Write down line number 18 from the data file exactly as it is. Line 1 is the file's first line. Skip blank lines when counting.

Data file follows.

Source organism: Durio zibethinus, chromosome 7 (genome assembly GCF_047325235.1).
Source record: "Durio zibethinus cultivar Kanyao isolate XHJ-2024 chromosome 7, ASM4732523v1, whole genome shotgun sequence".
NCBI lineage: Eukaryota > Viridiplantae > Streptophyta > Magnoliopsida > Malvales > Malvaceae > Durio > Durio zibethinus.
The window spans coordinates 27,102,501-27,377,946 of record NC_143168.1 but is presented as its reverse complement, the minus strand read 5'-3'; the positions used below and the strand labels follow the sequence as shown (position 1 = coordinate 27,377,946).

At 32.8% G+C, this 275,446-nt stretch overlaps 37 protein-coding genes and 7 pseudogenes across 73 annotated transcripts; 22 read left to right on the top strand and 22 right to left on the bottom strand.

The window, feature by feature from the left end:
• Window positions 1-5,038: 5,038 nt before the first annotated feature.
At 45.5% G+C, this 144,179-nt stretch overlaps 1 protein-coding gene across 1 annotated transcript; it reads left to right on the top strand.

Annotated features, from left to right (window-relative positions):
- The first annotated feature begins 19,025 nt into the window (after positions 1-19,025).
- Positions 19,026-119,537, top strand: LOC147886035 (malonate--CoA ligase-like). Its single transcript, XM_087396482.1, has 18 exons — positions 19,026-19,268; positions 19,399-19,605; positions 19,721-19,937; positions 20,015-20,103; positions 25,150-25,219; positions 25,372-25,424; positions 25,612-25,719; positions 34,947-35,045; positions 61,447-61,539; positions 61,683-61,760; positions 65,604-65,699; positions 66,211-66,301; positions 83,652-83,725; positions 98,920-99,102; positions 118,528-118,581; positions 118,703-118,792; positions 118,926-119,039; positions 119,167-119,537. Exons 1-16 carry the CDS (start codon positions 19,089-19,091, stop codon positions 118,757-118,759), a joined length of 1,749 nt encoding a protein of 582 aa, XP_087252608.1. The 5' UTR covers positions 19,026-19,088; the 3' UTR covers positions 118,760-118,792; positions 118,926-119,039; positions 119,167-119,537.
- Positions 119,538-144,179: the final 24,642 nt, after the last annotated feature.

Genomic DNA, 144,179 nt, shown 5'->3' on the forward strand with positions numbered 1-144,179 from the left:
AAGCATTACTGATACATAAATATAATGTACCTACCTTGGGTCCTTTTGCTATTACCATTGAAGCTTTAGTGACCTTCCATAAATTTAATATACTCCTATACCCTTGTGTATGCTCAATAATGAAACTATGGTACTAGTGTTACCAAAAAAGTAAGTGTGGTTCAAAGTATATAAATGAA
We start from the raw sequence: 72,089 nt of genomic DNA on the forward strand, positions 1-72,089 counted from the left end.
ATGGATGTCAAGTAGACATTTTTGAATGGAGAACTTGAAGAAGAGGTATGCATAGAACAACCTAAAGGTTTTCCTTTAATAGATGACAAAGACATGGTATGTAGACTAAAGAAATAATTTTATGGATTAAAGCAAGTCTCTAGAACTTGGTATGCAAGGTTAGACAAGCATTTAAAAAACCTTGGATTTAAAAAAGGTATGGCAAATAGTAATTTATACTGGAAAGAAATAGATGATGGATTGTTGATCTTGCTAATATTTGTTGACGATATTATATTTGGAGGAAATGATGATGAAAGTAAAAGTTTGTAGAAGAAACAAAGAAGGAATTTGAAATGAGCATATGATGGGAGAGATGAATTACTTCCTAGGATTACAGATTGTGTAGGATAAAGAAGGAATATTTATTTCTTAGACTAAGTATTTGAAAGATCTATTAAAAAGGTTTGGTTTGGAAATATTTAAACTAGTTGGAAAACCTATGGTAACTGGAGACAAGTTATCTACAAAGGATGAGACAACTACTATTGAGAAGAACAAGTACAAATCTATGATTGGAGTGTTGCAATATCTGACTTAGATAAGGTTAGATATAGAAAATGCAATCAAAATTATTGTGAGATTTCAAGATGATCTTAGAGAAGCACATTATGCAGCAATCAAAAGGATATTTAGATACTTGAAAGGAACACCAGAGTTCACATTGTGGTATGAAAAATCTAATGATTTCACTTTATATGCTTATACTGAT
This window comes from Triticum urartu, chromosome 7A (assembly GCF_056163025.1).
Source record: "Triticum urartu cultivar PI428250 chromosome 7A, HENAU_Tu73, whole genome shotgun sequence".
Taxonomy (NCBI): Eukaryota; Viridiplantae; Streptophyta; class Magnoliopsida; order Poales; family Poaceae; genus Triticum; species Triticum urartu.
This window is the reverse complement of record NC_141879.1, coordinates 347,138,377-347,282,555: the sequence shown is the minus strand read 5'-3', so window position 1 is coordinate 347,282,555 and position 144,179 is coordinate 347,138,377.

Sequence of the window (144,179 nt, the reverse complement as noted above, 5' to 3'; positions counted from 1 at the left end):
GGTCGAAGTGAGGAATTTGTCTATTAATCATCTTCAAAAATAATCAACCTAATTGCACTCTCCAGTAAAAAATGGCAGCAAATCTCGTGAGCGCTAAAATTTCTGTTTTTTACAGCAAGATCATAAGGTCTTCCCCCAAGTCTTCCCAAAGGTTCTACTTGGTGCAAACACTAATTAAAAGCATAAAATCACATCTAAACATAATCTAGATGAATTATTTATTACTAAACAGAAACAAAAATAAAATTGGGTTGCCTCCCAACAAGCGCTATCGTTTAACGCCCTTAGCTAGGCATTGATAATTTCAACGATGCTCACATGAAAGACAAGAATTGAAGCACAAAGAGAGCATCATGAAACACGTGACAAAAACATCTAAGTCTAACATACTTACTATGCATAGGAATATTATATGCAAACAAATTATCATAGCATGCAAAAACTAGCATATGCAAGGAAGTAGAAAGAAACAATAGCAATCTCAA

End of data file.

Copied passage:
Source record: "Triticum urartu cultivar PI428250 chromosome 7A, HENAU_Tu73, whole genome shotgun sequence".